Small—and relentlessly experimental, quick-footed, and determined—truly is beautiful now. “In the ’20s and ’30s, there was a turn toward big national companies—U.S. Steel and others,” he says. “‘Small’ meant Uncle Joe’s shoe store. Small meant lame.” But it’s clear to Graham that brilliant technologists who work small are anything but lame. Instead, they are the rocket ships everyone is clamoring to board.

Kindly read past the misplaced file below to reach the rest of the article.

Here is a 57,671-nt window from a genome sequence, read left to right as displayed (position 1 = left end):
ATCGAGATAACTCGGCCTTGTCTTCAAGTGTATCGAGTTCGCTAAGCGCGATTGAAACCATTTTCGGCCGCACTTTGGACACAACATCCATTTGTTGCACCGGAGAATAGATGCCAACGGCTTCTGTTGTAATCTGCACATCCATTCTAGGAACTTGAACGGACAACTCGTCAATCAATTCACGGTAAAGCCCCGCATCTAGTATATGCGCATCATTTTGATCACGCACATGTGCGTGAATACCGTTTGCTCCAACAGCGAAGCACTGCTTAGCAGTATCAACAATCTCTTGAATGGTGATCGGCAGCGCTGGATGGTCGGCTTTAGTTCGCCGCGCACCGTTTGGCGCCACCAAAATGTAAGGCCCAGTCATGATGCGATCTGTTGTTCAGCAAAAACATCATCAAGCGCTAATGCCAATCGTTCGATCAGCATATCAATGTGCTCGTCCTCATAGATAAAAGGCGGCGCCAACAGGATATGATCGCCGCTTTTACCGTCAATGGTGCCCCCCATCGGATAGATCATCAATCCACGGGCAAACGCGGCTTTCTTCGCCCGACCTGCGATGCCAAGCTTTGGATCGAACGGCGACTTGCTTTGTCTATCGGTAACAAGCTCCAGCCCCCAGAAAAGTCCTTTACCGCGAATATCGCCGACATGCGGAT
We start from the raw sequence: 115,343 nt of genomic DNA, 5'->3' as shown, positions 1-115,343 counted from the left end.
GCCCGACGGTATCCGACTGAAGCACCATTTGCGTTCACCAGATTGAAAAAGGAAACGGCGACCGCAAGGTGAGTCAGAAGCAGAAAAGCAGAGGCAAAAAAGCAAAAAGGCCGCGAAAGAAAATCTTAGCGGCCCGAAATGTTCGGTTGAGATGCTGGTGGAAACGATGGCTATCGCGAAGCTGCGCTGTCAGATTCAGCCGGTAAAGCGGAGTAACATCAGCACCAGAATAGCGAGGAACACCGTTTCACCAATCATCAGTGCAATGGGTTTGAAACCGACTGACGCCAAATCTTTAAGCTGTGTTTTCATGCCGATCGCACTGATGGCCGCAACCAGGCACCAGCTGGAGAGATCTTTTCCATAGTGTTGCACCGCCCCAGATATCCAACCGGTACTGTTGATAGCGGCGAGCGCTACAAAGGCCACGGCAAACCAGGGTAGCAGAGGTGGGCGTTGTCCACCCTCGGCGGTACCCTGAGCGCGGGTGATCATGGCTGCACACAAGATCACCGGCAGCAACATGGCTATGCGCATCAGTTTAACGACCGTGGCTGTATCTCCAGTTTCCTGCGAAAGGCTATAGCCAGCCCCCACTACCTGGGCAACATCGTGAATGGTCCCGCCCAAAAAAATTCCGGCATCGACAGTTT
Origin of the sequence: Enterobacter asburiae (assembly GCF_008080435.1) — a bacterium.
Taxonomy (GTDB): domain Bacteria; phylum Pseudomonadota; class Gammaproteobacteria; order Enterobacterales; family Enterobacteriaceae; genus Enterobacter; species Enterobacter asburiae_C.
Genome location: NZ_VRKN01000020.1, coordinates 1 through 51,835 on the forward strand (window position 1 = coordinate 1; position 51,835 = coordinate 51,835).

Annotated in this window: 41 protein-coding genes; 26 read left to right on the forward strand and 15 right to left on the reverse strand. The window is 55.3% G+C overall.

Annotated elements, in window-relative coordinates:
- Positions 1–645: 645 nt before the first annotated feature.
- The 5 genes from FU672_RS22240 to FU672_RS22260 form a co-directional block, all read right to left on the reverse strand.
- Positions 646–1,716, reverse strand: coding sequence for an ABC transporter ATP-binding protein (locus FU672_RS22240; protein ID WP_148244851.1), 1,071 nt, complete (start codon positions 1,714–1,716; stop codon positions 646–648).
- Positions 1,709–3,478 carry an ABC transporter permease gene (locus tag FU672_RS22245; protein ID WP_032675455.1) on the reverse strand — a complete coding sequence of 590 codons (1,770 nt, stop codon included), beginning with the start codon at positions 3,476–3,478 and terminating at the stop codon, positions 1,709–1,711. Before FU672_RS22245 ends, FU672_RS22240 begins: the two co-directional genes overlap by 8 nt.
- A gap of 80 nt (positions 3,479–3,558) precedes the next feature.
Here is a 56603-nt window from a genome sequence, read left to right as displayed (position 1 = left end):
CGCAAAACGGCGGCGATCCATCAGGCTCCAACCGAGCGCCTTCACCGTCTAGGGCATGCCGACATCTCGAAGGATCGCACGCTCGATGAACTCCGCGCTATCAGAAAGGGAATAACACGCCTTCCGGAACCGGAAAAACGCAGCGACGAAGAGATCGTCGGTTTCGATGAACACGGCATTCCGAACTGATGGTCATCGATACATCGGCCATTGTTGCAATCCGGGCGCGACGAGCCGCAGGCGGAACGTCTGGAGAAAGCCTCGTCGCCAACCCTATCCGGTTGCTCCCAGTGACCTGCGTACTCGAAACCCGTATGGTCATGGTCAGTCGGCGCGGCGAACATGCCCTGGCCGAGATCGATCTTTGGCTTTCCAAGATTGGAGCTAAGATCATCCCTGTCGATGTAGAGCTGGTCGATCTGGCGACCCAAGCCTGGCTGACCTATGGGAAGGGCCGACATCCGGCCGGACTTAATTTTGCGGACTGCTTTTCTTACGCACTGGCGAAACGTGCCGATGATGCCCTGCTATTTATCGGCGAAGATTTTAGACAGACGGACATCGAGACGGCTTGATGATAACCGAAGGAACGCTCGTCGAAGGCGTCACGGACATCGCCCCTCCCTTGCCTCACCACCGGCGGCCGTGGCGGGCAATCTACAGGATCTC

Whether the angel-touched companies of the Twitter age will endure, produce something of true value, and propel us all forward remains to be seen. That was the gold standard that the former Silicon Valley—including its VCs—judged itself by. Though Graham won’t say that his entrepreneurs and the angels who watch over them will go down in the history books alongside the giants who created the Valley’s iconic companies, he does speak of working at the center of a shift on the scale of the industrial revolution. Then he checks himself: “Not even the participants know how this is going to end up.”